Yeah, about that.
Yesterday we set out to can bunches of tomatoes. It's the time of year when it seems like every spare moment is dedicated to storing away some local, in-season produce to savor during the long winter months. Last Saturday was dedicated to freezing countless peaches, and the next few weekends are busy, so tomatoes landed on a week night this year. E and I spent the better part of yesterday purchasing tomatoes, gathering canning supplies from my parents' home, buying lids, and prepping as best I could. I had the canner filled with hot water and jars washed and ready when Chou arrived home from work later than usual. Chou took one look at the pile of tomatoes and jars, and was convinced we were going to run out of jars. I had extrapolated last years' numbers when gathering jars and was convinced we had just enough with one or two to spare. Regardless, there was plenty more to do to prepare, and we didn't actually get started filling jars until 6:30pm. I really prefer to do large projects on weekends, but it's just not always possible, and a few late nights in the summer prove more than worth it when we're digging into home preserved goodness mid-winter.
|Chou getting into a rhythm|
Despite the late start, we made steady progress. E was content to sit and watch us for quite awhile, snacking on a tomato or two as she observed. When she got bored with the canning, she sat and read some books to herself while still on her seat in the kitchen. I had to stop and laugh and cringe at the disaster that was our house in the midst of it all, and commented to Chou that it would take a solid twenty-four hours of cleaning to get the house back in order. The contents of our counters were on the washer, dryer, and dining room table to make room for us to work, and boxes of tomatoes and jars made walking throughout the kitchen challenging. Add to that the tomato juice and general splatter than always occurs when canning, and it was a mess. I was in pajamas, and was the most presentable of the three of us.
|E helping out|
Several hours in, E moved on and was playing by herself in the living room. I noticed it was too quiet and went to check on her but got distracted. When I got around to peeking into the living room, she was sprinkling dried oregano on herself and the dogs and had already emptied half a bulk container. I mentally added vacuuming to the cleaning list.
|E helping herself|
Eventually it was time for E to go to bed, so at a nice lull in the canning I gathered her up and headed to bed. She snuggled in with a book, and Chou and I continued on with the tomatoes. We had a running bet all night on whether we'd run out of jars or tomatoes first so we were anxious to finish. We got down to the last little pile of tomatoes and four remaining jars, both still convinced we were right. It was 11:30 and I was more than ready for bed. As Chou was filling the last of the jars, an alarm went off in our house. We found the carbon monoxide alarm that was beeping and flipped it over to see the alarm as we reached to pull the batteries out. Rather than the "replace batteries" light we were expecting to be lit, it was the "carbon monoxide detected, move to fresh air" light flashing as the alarm continued to beep. Instead of heading to our warm beds, I ran up and grabbed E and some clothes while Chou turned off the canner that was still boiling away with tomatoes. We opened a few windows, took the dogs and E out to the car, and called the cops. Within minutes the fire department showed up, lights flashing and blocking our entire street, in full get-up. So glad the entire neighborhood could share in our excitement.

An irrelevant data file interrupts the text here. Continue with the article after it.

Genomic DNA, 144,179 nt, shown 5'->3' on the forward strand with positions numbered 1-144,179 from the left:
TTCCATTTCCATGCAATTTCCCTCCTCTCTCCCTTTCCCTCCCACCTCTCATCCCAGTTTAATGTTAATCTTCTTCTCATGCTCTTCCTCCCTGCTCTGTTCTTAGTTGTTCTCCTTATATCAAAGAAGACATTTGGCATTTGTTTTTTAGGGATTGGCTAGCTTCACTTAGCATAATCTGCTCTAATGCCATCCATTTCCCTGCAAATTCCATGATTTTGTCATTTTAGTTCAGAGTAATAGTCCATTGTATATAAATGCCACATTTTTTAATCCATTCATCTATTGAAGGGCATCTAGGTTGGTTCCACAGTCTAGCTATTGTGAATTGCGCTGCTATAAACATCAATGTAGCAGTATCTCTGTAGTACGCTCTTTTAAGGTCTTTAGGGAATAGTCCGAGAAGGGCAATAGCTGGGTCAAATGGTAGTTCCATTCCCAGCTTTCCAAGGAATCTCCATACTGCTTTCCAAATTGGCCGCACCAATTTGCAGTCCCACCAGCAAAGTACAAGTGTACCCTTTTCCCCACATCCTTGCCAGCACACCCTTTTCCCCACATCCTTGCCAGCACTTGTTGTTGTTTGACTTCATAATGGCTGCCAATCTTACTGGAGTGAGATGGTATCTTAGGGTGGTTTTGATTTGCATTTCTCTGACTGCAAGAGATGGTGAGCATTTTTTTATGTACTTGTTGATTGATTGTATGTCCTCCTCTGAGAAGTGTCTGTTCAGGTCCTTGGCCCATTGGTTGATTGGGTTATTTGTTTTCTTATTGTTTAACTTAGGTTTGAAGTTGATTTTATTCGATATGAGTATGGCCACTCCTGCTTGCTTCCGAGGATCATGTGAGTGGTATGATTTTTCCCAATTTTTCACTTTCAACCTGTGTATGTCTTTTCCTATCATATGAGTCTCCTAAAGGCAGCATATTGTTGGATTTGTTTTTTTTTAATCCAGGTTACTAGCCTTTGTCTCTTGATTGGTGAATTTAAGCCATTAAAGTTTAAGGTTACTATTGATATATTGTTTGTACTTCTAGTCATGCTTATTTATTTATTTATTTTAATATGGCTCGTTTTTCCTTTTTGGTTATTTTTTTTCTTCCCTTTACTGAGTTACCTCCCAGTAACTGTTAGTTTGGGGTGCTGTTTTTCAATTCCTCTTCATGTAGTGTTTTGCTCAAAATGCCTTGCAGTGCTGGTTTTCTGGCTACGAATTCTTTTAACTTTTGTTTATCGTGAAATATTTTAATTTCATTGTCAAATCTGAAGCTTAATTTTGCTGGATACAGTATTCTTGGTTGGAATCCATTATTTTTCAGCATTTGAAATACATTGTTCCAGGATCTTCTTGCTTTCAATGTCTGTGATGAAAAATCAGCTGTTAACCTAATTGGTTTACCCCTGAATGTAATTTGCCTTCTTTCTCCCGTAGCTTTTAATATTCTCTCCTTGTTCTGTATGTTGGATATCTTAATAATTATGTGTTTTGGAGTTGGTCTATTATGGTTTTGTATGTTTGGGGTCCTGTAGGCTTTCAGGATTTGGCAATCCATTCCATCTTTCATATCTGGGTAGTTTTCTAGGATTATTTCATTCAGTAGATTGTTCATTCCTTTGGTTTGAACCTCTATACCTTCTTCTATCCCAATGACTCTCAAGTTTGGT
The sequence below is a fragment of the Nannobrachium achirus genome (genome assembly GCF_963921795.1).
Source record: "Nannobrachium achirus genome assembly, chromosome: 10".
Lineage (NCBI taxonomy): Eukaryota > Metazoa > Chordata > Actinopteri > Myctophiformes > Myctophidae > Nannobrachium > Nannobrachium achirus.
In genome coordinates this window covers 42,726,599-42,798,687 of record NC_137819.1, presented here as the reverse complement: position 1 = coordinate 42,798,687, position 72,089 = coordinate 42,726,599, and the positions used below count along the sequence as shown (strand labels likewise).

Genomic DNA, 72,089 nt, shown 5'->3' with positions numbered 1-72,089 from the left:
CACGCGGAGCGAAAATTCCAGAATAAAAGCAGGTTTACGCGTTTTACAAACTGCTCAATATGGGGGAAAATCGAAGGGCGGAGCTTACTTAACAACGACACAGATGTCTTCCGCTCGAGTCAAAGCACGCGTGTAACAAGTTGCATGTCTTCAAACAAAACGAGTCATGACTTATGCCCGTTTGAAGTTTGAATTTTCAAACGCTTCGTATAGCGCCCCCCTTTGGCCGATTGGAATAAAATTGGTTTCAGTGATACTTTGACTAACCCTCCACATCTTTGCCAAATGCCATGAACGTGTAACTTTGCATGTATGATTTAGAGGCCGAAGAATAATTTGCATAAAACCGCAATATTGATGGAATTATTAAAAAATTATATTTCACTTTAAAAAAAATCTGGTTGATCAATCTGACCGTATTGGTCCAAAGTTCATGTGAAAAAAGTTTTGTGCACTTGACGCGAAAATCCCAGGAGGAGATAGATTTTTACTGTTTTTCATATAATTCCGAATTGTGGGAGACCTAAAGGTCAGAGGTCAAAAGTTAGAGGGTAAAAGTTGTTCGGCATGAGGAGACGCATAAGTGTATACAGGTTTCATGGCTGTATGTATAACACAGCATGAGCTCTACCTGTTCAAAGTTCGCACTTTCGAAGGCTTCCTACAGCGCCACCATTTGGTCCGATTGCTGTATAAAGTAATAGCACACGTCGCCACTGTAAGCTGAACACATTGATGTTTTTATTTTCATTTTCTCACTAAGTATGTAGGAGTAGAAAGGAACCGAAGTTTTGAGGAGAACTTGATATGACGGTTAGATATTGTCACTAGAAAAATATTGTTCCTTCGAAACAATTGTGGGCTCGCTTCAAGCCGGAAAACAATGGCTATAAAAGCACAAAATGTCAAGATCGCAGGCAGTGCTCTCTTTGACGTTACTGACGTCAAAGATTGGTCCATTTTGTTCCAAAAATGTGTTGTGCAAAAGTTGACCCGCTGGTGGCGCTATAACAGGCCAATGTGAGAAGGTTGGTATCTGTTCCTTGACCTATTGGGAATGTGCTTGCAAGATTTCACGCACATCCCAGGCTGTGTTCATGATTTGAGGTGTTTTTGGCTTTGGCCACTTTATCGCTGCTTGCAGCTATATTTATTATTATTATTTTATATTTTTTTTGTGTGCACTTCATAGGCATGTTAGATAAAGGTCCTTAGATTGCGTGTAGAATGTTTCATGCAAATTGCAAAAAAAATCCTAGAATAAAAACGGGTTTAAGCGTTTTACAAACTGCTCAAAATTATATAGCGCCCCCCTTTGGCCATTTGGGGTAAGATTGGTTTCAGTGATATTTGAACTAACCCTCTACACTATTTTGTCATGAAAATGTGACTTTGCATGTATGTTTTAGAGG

I was really hoping for a false alarm, even though I would have felt terrible for calling everyone out so late at night, but the fire department's detectors went off before they even got inside our house. They found slightly elevated concentrations throughout the entire house, but couldn't pinpoint a source, so they called the gas company. I sat in the car mortified at the number of people in my disaster-of-a-house while Chou and E got to know our wonderful firemen quite well in the forty minutes it took for the gas company to show up. Most of our neighbors made sure we were fine, and one of them even came and wrapped a blanket around E, because they thought she looked cold. A few of our neighbors popped popcorn. Well, maybe not, but they may as well have.
By the time the gas company showed up, the levels in the house were back down to zero. They concluded our constant use of the stove for the past five hours had caused the build up and we were good to go, but they suggested keeping the windows open all night and getting out immediately should the alarm sound again (so not comforting.) The fire department also did not approve of our placement of smoke detectors, so they'll be back in the next few weeks to install them where they want them. I guess it's better safe than sorry.
It was after 1am when we were able to come back inside, and we still had several batches of jars to go into the canner. We finally got to stuff the last of the tomatoes into jars, with one and a half jars to spare (point for me!) All three of us were wide awake at that point, so it was well after two o'clock when we finally headed to bed. Needless to say we did not wake up to run this morning. There's always tomorrow for that.